The overarching recommendation emerging from the Institute of Medicine report was for NIMH to organize a representative national body to foster the integration of research into psychiatric residency and monitor outcomes of these efforts. A direct product of this recommendation was the formation of the National Psychiatry Training Council, cochaired by Drs. John Greden and James Leckman. Its major focus was aimed at efforts to increase the training of psychiatrists who can conduct clinical and translational investigation and to improve research literacy of all graduating psychiatry residents. A central thrust of the charge of the Council was to develop a detailed vision for reforming psychiatric residency training to include more flexible core training requirements designed to ensure clinical competency while fostering earlier specialization and in-depth training in areas of research. The Model Programs Task Force, cochaired by Drs. James Leckman and Michael Ebert, investigated unique training models to enhance recruitment and optimize training of physician-scientists in psychiatry (22).
In this article, we review child and adolescent psychiatry training tracks, with a special emphasis on providing for research training within the educational curriculum. We highlight two innovative integrated academic track programs that have emerged as a result of the Institute of Medicine impetus to optimize training of the next generation of physician-scientists. A detailed description of the training curriculum, methods of meeting all Accreditation Council of Graduate Medical Education (ACGME) training requirements, and a discussion of benefits and challenges of implementing an integrated psychiatry/child and adolescent psychiatry/research integrated training program are discussed.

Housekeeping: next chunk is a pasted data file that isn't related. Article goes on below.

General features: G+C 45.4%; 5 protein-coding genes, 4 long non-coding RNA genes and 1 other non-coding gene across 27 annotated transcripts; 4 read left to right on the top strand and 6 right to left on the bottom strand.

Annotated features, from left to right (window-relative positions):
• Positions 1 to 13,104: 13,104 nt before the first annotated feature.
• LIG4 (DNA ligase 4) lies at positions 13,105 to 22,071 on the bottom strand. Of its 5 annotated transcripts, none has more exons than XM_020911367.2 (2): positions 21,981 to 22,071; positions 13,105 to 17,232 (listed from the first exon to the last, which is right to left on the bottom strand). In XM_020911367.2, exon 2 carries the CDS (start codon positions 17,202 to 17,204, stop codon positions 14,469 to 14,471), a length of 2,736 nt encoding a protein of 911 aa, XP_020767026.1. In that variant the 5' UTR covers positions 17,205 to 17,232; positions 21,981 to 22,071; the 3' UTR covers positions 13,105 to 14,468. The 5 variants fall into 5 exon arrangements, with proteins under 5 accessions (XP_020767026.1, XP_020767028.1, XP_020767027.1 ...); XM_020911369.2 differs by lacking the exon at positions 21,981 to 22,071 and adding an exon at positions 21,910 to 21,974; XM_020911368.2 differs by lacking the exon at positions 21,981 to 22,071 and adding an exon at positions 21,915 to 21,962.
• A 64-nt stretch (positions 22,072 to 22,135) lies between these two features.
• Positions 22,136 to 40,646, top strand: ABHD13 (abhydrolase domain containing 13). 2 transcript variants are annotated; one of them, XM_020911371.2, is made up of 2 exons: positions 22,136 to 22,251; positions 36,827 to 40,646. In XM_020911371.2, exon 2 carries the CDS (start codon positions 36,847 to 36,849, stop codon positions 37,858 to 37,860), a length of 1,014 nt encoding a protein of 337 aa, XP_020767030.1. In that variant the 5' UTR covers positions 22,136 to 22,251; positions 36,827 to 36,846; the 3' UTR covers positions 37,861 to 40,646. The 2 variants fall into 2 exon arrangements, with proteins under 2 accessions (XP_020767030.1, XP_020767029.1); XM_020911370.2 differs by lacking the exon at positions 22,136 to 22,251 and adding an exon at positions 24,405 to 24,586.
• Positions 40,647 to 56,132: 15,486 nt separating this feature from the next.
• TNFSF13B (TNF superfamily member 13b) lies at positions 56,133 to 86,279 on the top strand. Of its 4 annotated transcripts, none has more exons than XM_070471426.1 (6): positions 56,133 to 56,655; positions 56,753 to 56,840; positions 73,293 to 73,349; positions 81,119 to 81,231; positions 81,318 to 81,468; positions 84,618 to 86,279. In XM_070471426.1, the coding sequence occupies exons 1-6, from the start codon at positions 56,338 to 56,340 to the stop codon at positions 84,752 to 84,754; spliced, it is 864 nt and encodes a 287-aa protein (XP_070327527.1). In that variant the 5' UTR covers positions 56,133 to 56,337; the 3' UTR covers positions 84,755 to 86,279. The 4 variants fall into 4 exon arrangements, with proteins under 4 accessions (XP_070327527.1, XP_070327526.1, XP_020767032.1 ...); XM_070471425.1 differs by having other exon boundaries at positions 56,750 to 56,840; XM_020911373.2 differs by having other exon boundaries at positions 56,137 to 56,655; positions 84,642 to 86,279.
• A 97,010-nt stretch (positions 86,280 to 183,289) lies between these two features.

Traditional Child and Adolescent Psychiatry Training
Training in child and adolescent psychiatry generally begins the fourth year after medical school, and follows postgraduate year 1 (PGY-1) (which includes at least 4 months of general medicine or pediatrics and 2 months of neurology) and two subsequent years of general psychiatry training. With recent revisions of the Residency Review Committee training requirements, child and adolescent psychiatry training may commence any time following graduation from medical school (1). Some general psychiatry training programs have neuroscience or other research training tracks, integrating research training within the program, either in blocks or throughout the training cycle. For residents who choose these tracks, supports such as research mentors and the fact that clinical training requirements may be completed within 3 years (to allow the fourth year to be almost entirely elective for research) facilitate an academic career in psychiatry. Some programs have the flexibility to integrate child and adolescent experiences early in psychiatry training. Despite this flexibility, it is difficult for potential child and adolescent psychiatry researchers to gain, and/or to have the time in a full clinical schedule to utilize, child and adolescent psychiatry research mentorship and experience early in training. Many talented physician-scientists may find a fulfilling career niche within general psychiatry and forgo the further training in child and adolescent psychiatry, as the added 2 years of clinical training may disrupt an academic trajectory. Additionally, individuals who have participated in extensive research within their general psychiatry program frequently do not complete psychiatry training requirements until the end of PGY-4. Again, the added time constraint for child and adolescent psychiatry training may impede the pursuit of a career in academic child psychiatry. In general, research training for child and adolescent psychiatry occurs after the full 5 years of general psychiatry and child and adolescent psychiatry clinical training. By the time all clinical training is completed, family obligations, student debt, and lifestyle issues may deter prospective child and adolescent psychiatry researchers from obtaining this added training.